North East wildlife goes into the 'big sleep'
PUBLISHED: 00:16 26 December 2010 | UPDATED: 18:21 20 February 2013
We're all doing our best to keep warm this time of year, but the North East's wildlife has one of the most efficient energy conservation schemes around - it's called hibernation
Conserving energy has never been more important. Steep winter utility bills and the need for a bit of extra belt tightening - especially after the Christmas excess - makes fuel efficiency key in the early months of 2011.
Its pretty much the same in the animal world. Short periods of daylight, and persistent cold snaps, make it harder for them to find what little food is available, so curling up and shutting down the system until things warm up a bit makes sense in an all-important bid to conserve energy.
Right now, as we reach for another jumper and fiddle with the thermostat, that sounds like a really good idea.
Most of us probably imagine this customary shut-down of our local wildlife in winter involves actually going to sleep, but hibernation isnt quite the same thing. When an animal hibernates the bits of its system it doesnt really need, because its inactive, are switched off, but some bits, the essential things it needs to stay alive continue to function, albeit at the slowest level possible.
Another common misconception is that hibernation is triggered by plummeting temperatures, and is the animals instinctive response to the cold weather, when in fact its more to do with the lack of food thats available for them at this time of year.
Not all species take advantage of this clever energy conservation scheme. For some the big sleep is a requirement, and the only means of survival, for others its a useful option - a fallback or contingency plan. So which animals hibernate and which ones dont?
Its a myth, for example, that the regions beloved red squirrels hibernate throughout the winter, having busied themselves in the autumn stockpiling nuts in readiness for the onset of the chillier months.
Yes, they do hibernate, but only for short periods. The nuts they eat might be in short supply during the winter, but theyre still around, so red squirrels wake up when its a bit warmer and go foraging for food. The upside of this is that local red squirrels are less likely to be affected by global warming than
some of our other native animals
because they dont have to hibernate as
a means of survival.
So if our winters continue to get milder, as they have done recently if you dont count last year, red squirrels could well end up as a year-round tourist attraction for locals and visitors alike.
Badgers behave in a similar way, although they dont actually hibernate. A lot of people used to think they did, but because theyre sometimes seen snuffling about in mid-winter when people are out and about it became quite clear they didnt. So badgers dont hibernate in the strictest sense, but do hole up in their dens for quite long periods when the weathers bad.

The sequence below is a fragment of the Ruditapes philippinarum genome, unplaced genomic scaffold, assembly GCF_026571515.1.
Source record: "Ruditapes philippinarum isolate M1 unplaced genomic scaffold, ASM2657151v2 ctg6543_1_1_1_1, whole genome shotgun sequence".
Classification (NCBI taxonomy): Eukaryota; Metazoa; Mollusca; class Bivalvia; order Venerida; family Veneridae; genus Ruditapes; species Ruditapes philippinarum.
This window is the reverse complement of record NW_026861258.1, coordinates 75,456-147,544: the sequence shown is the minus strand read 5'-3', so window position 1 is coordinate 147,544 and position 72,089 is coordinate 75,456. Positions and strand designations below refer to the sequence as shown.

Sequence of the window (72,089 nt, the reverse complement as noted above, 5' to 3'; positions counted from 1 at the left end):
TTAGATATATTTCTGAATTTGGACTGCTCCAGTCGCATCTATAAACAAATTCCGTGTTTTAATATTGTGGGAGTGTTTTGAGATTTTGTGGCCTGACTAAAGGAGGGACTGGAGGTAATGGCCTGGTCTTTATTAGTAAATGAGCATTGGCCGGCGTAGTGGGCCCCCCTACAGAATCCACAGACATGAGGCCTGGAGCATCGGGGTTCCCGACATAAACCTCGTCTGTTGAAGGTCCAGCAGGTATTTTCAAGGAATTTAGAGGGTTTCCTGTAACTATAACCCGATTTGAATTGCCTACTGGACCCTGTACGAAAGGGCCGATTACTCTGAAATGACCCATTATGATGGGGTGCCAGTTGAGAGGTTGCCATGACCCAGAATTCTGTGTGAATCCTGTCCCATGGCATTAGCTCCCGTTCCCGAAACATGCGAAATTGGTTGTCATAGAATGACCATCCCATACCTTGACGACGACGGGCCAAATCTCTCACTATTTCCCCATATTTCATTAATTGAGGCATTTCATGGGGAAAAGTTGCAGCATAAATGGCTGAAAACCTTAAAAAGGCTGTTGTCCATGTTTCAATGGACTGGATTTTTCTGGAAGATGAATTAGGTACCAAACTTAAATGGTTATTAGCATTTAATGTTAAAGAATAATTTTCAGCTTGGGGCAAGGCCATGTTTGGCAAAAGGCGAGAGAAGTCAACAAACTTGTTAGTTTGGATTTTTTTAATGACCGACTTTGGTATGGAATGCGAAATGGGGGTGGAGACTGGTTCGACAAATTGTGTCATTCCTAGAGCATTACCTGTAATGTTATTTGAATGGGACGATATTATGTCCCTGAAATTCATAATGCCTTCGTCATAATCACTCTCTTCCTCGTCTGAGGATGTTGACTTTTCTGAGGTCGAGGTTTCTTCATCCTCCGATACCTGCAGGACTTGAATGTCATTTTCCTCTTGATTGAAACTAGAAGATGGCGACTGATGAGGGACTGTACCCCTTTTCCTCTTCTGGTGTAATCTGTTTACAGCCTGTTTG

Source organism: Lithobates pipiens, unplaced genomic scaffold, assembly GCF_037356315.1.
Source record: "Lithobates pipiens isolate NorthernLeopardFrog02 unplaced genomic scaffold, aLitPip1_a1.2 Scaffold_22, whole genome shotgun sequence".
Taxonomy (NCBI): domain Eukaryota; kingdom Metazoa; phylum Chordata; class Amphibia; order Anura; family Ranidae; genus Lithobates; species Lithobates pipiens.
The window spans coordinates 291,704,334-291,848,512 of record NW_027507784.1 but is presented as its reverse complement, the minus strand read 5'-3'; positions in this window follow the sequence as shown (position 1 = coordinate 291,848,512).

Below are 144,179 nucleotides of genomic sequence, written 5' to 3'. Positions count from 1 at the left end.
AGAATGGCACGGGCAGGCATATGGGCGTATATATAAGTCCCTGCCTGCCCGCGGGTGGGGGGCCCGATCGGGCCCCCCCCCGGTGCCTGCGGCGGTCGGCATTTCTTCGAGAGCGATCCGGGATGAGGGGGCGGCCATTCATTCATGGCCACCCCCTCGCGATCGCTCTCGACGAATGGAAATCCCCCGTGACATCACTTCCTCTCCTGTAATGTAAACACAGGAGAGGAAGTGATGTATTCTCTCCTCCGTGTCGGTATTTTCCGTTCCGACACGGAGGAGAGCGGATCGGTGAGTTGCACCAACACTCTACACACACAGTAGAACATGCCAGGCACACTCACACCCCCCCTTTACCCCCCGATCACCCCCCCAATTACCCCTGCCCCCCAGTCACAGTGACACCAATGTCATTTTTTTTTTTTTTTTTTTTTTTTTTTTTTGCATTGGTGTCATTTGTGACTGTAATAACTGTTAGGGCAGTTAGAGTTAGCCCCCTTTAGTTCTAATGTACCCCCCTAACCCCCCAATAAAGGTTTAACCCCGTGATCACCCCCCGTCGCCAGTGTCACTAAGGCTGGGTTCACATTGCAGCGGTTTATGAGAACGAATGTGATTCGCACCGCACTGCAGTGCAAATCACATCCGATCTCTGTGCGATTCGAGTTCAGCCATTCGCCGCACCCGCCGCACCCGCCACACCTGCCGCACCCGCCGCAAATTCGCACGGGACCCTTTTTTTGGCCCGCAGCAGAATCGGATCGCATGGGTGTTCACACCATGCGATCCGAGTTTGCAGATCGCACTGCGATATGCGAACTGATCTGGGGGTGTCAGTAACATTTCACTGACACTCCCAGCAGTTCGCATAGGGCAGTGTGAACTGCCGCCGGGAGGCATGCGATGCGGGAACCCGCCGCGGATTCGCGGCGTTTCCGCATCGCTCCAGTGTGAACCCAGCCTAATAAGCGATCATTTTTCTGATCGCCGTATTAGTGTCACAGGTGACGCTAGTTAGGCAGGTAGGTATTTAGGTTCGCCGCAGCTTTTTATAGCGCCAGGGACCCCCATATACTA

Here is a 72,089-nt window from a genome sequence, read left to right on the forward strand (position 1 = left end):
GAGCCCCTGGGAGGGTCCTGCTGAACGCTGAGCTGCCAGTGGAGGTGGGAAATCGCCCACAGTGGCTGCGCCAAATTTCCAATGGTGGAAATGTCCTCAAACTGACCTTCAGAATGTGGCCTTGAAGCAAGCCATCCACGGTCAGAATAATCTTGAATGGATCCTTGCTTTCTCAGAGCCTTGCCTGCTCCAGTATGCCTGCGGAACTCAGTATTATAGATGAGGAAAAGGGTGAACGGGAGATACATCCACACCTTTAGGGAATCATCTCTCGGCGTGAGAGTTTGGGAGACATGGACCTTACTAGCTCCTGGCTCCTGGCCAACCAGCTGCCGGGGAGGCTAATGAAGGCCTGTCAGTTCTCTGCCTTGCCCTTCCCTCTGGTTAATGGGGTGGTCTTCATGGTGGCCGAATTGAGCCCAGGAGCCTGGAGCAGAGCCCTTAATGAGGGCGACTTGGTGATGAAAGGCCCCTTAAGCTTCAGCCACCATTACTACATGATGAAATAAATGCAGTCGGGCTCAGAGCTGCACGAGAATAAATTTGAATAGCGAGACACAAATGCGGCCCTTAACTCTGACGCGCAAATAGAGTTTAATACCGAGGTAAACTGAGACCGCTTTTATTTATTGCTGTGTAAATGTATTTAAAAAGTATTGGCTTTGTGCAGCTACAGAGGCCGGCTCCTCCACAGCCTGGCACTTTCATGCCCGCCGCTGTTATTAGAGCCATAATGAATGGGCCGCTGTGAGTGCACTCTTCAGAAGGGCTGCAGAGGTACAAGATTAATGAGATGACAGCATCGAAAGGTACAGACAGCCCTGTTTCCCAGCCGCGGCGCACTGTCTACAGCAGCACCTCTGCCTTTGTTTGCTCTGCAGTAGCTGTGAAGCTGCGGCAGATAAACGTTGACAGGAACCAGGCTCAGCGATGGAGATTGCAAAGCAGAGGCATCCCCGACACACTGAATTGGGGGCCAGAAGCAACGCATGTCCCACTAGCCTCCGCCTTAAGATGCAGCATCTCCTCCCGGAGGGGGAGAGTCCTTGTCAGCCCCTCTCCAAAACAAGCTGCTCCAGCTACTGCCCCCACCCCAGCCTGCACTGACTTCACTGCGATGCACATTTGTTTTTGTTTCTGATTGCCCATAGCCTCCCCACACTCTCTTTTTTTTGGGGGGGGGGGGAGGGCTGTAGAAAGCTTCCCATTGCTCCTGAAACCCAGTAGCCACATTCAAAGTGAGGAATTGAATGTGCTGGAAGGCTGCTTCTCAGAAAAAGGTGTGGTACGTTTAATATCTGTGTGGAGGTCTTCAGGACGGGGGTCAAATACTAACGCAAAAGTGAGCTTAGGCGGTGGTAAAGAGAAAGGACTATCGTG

Dormice are a good example of a species that does shut-down for the winter. They will go into hibernation for the whole season in the right situation and will only appear again come spring when fresh food supplies become available.
Climate change is having an impact on their hibernation habits, however, and theyre now hibernating for five weeks less these days than was the case a couple of decades ago.
Ladybirds hibernate and can do so in large groups, sometimes in their thousands. Frogs, toads, newts and hedgehogs also hibernate. The insects they eat arent around in winter so being active then would simply result in the animals starving.
Frogs hibernate under leaves and stones at the bottom of ponds. Like dormice, these species that rely on hibernation for survival, are much more at risk from climate change than those species like red squirrels that happily pop in and out of their winter slowdown. For example studies have been carried out revealing a link between milder English winters and female toads laying fewer eggs than in the past.
The habits of other hibernating species, including butterflies are also changing as a result of global warming. Not every species is embarking on quite the long winter sleep they used to, so, where once it would have been quite rare to see hedgehogs shuffling around in mid-February, nowadays its not such an unusual occurance.
Some animals that would normally hibernate arent doing so now, while others are emerging from their winter slumbers much earlier. This might not be a problem for all species, but for some the disruption to their sleep patterns can be a big problem.
Warmer weather is the usual wake-up call encouraging animals to emerge from hibernation. But when mid-winter temperatures approach those normally experienced in April, it can upset things a bit. If a species begins its spring lifestyle too early there may not be enough food readily available to sustain it and theres likely to be increased competition food.
The same scarcity of food that drives a number of local native wildlife species to shutdown for the winter months seriously impacts on the survival rates of those that stay awake and expend all their energy finding enough to eat to stay alive.
Small birds, for example, lose a huge amount of their body weight each night just burning enough fuel to keep warm.
Put up a few feeders, provide a range of different nuts and seeds to suit a variety of species (for example, siskins and goldfinches love nyger seeds and sunflower hearts) and continue feeding right through winter and on through the breeding season in spring and early summer. So help them if you can.